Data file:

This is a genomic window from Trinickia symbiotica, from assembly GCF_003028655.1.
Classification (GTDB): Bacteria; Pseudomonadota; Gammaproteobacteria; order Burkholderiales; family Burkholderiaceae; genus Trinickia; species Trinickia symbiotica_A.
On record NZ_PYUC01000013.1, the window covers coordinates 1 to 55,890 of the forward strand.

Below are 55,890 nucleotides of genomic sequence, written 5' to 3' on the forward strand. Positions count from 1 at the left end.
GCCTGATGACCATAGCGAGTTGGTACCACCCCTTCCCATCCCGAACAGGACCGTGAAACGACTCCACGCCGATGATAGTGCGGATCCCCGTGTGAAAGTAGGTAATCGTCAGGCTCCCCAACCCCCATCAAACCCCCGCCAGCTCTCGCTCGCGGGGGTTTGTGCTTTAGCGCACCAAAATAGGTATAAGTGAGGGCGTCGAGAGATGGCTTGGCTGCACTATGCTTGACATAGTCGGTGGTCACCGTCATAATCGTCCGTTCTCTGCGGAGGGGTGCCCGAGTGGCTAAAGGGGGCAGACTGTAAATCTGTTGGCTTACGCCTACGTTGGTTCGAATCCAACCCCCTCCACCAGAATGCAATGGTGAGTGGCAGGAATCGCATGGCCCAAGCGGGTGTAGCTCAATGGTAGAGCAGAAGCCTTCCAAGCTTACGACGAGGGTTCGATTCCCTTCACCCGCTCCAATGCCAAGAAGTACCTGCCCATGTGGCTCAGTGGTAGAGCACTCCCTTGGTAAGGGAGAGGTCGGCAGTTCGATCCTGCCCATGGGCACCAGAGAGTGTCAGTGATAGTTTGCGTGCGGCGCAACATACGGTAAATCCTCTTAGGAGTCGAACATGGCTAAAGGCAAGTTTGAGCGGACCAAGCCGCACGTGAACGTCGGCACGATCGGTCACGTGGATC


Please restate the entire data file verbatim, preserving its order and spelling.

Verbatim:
This is a genomic window from Trinickia symbiotica, from assembly GCF_003028655.1.
Classification (GTDB): Bacteria; Pseudomonadota; Gammaproteobacteria; order Burkholderiales; family Burkholderiaceae; genus Trinickia; species Trinickia symbiotica_A.
On record NZ_PYUC01000013.1, the window covers coordinates 1 to 55,890 of the forward strand.

Below are 55,890 nucleotides of genomic sequence, written 5' to 3' on the forward strand. Positions count from 1 at the left end.
GCCTGATGACCATAGCGAGTTGGTACCACCCCTTCCCATCCCGAACAGGACCGTGAAACGACTCCACGCCGATGATAGTGCGGATCCCCGTGTGAAAGTAGGTAATCGTCAGGCTCCCCAACCCCCATCAAACCCCCGCCAGCTCTCGCTCGCGGGGGTTTGTGCTTTAGCGCACCAAAATAGGTATAAGTGAGGGCGTCGAGAGATGGCTTGGCTGCACTATGCTTGACATAGTCGGTGGTCACCGTCATAATCGTCCGTTCTCTGCGGAGGGGTGCCCGAGTGGCTAAAGGGGGCAGACTGTAAATCTGTTGGCTTACGCCTACGTTGGTTCGAATCCAACCCCCTCCACCAGAATGCAATGGTGAGTGGCAGGAATCGCATGGCCCAAGCGGGTGTAGCTCAATGGTAGAGCAGAAGCCTTCCAAGCTTACGACGAGGGTTCGATTCCCTTCACCCGCTCCAATGCCAAGAAGTACCTGCCCATGTGGCTCAGTGGTAGAGCACTCCCTTGGTAAGGGAGAGGTCGGCAGTTCGATCCTGCCCATGGGCACCAGAGAGTGTCAGTGATAGTTTGCGTGCGGCGCAACATACGGTAAATCCTCTTAGGAGTCGAACATGGCTAAAGGCAAGTTTGAGCGGACCAAGCCGCACGTGAACGTCGGCACGATCGGTCACGTGGATC